Come Together: Julia Buntaine and the SciArt Center

Movements need champions. People engaged in promoting the cause and presenting it to the uninitiated. They articulate a movement’s central ideas, distilling it to the essentials. Most importantly, they foster a sense of community, physical and mental by planning events and spearheading organizations. Sometimes, the task falls to critics and theorists. Other times, the evangelists … Continue reading Come Together: Julia Buntaine and the SciArt Center

Conversations with Anders Rosengren: On broccoli’s antidiabetic potential

Vegetables. The bane of every child’s culinary existence. It’s divisive even among many adults (Ardent carnivores vs. vegetarians). In the whole pantheon of vegetables your mother forced you to eat,  broccoli elicits the strongest wails of protestation. Maligned by presidents past and anyone going on a first date, it's undesirable reputation precedes itself. Of course, … Continue reading Conversations with Anders Rosengren: On broccoli’s antidiabetic potential

Conversations with Rick Cavicchioli: Antarctic clues to virus evolution

The image of the staid scientist holed up in the laboratory surrounded by similarly tempered collaborators is a quaint and ill-founded one. Not that they don’t knuckle down in the lab. They do. However, there’s a lot more old-fashioned, boots-on-the-ground, adventuring-to-distant-lands than you’d think. The same way there are photographers like James Nachtway and Don … Continue reading Conversations with Rick Cavicchioli: Antarctic clues to virus evolution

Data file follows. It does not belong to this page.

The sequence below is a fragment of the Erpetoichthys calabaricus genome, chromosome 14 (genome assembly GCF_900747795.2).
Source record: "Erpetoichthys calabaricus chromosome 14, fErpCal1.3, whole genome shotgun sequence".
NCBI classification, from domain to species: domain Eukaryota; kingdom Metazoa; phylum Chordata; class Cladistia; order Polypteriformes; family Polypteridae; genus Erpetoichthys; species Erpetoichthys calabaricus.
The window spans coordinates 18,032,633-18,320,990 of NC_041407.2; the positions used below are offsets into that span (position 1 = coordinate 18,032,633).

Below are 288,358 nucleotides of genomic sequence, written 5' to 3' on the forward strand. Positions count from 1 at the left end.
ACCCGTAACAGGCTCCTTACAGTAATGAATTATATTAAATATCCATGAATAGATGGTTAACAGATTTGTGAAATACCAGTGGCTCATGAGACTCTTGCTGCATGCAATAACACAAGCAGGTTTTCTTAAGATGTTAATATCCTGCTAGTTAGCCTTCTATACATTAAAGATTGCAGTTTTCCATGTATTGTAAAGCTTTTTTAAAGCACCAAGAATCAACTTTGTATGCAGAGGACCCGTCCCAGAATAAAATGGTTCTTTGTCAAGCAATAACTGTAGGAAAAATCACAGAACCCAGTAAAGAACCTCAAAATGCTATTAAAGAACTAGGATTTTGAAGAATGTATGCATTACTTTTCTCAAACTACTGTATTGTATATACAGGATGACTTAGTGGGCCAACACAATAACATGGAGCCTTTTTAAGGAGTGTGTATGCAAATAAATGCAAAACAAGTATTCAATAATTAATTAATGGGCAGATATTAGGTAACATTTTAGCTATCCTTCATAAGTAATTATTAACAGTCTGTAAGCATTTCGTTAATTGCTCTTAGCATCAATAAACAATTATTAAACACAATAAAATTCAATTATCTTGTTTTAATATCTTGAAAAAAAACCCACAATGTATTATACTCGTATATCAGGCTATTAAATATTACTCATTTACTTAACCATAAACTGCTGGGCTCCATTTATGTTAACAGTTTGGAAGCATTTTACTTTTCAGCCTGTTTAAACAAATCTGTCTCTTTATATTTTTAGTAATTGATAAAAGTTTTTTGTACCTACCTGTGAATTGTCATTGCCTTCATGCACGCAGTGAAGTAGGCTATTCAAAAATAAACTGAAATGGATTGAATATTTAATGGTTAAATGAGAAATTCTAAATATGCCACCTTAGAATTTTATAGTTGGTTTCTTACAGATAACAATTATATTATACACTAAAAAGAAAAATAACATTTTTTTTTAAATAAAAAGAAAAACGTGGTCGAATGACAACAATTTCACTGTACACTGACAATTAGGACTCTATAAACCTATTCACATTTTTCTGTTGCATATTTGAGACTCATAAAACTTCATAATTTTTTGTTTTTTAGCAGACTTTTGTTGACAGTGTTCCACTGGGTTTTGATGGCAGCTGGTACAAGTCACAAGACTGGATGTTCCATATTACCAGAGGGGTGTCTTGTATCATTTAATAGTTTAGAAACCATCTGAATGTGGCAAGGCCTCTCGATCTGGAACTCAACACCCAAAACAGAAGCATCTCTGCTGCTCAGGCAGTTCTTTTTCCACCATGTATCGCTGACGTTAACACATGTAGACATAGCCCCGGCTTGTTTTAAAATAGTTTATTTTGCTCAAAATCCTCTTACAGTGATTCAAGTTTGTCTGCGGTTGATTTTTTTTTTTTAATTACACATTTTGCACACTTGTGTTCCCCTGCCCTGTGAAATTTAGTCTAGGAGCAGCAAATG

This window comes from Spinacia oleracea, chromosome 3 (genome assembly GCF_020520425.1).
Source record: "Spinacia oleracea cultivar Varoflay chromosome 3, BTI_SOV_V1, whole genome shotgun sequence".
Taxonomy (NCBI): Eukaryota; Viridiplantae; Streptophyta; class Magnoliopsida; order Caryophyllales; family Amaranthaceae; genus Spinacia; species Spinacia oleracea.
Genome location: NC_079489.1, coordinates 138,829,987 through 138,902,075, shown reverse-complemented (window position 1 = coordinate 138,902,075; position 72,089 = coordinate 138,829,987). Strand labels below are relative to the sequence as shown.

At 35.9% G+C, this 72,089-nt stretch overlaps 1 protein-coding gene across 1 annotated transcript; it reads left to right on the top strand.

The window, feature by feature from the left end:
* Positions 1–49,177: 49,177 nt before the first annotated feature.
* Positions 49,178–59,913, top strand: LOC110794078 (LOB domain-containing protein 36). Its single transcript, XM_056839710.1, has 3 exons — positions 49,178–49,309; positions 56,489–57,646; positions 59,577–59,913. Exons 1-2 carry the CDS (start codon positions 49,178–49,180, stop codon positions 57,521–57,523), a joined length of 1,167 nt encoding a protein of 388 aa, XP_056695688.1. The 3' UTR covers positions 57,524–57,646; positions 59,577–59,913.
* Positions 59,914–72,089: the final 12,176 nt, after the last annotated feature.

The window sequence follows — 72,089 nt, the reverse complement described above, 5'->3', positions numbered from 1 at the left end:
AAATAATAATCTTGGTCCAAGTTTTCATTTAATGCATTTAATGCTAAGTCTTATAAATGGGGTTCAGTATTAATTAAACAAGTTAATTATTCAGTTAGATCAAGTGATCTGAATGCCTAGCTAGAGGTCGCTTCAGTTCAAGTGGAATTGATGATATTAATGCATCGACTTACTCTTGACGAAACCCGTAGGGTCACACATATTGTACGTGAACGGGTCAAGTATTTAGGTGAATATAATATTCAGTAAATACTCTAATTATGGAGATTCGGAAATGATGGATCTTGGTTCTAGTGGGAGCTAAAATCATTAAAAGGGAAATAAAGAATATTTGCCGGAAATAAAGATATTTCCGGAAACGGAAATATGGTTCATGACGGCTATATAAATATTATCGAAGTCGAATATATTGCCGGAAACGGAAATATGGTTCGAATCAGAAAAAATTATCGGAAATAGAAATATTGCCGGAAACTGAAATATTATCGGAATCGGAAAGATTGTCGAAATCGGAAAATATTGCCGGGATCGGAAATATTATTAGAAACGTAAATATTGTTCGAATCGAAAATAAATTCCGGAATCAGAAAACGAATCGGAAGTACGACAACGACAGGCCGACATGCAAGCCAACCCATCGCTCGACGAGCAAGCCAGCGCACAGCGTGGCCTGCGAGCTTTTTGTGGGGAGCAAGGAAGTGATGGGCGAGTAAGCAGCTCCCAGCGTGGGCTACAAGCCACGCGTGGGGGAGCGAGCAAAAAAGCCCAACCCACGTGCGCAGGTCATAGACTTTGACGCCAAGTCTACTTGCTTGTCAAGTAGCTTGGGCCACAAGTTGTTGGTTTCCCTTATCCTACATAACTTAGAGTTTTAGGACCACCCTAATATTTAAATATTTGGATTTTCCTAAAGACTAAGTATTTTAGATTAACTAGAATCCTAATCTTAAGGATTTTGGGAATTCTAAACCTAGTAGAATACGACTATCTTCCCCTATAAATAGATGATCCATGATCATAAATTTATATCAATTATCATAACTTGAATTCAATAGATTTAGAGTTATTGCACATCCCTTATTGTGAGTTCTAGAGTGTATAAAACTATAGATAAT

The Big Question with Sara Del Valle

Sara Del Valle is a computational epidemiologist at Los Alamos National Laboratory who uses mathematical models to predict the spread of diseases. What is the biggest question facing your field?  The next frontier in epidemiology is forecasting diseases. We’ve spent the last several decades working to understand disease dynamics—what causes them, how they’re transmitted, how … Continue reading The Big Question with Sara Del Valle

Immune system targets bacterial flagella to ID them

The body's homeland security unit is more thorough than any airport checkpoint. For the first time, scientists have witnessed a mouse immune system protein frisking a snippet of an invading bacterium. The inspection is far more extensive than researchers imagined: the immune system protein, similar to those in humans, scans the bacterial protein in six … Continue reading Immune system targets bacterial flagella to ID them

Beetle microbiome allows them to survive

An international team including researchers from the Max Planck Institute for Chemical Ecology has described a bacterium residing in a species of leaf beetles which has an unexpected feature: it provides the beetle with the enzymes required to break down certain plant cell wall components. The genome of the bacterium is the smallest ever sequenced … Continue reading Beetle microbiome allows them to survive

Strong selection for good genes a double edged sword

A new study on passenger pigeon (Ectopistes migratorius) genomics suggests that even species with large and stable populations can be at risk of extinction if there's a sudden environmental change. The passenger pigeon was once the most abundant bird in North America, numbering between 3 billion and 5 billion. While populations this large are usually … Continue reading Strong selection for good genes a double edged sword